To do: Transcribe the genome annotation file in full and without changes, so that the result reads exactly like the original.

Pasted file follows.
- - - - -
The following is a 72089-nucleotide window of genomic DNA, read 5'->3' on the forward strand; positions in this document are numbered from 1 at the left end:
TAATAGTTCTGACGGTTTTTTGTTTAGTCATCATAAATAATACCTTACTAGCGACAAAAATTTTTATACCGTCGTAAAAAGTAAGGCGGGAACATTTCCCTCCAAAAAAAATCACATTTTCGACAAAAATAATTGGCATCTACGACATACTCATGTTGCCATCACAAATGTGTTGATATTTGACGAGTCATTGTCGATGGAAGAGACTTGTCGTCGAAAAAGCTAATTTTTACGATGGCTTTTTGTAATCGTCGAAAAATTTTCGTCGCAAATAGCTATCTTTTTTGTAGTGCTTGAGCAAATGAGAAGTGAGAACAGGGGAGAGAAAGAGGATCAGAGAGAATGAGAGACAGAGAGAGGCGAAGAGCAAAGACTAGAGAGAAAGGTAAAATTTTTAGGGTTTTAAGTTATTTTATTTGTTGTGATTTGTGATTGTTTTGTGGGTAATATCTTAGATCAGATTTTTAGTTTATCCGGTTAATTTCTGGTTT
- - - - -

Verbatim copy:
The following is a 72089-nucleotide window of genomic DNA, read 5'->3' on the forward strand; positions in this document are numbered from 1 at the left end:
TAATAGTTCTGACGGTTTTTTGTTTAGTCATCATAAATAATACCTTACTAGCGACAAAAATTTTTATACCGTCGTAAAAAGTAAGGCGGGAACATTTCCCTCCAAAAAAAATCACATTTTCGACAAAAATAATTGGCATCTACGACATACTCATGTTGCCATCACAAATGTGTTGATATTTGACGAGTCATTGTCGATGGAAGAGACTTGTCGTCGAAAAAGCTAATTTTTACGATGGCTTTTTGTAATCGTCGAAAAATTTTCGTCGCAAATAGCTATCTTTTTTGTAGTGCTTGAGCAAATGAGAAGTGAGAACAGGGGAGAGAAAGAGGATCAGAGAGAATGAGAGACAGAGAGAGGCGAAGAGCAAAGACTAGAGAGAAAGGTAAAATTTTTAGGGTTTTAAGTTATTTTATTTGTTGTGATTTGTGATTGTTTTGTGGGTAATATCTTAGATCAGATTTTTAGTTTATCCGGTTAATTTCTGGTTT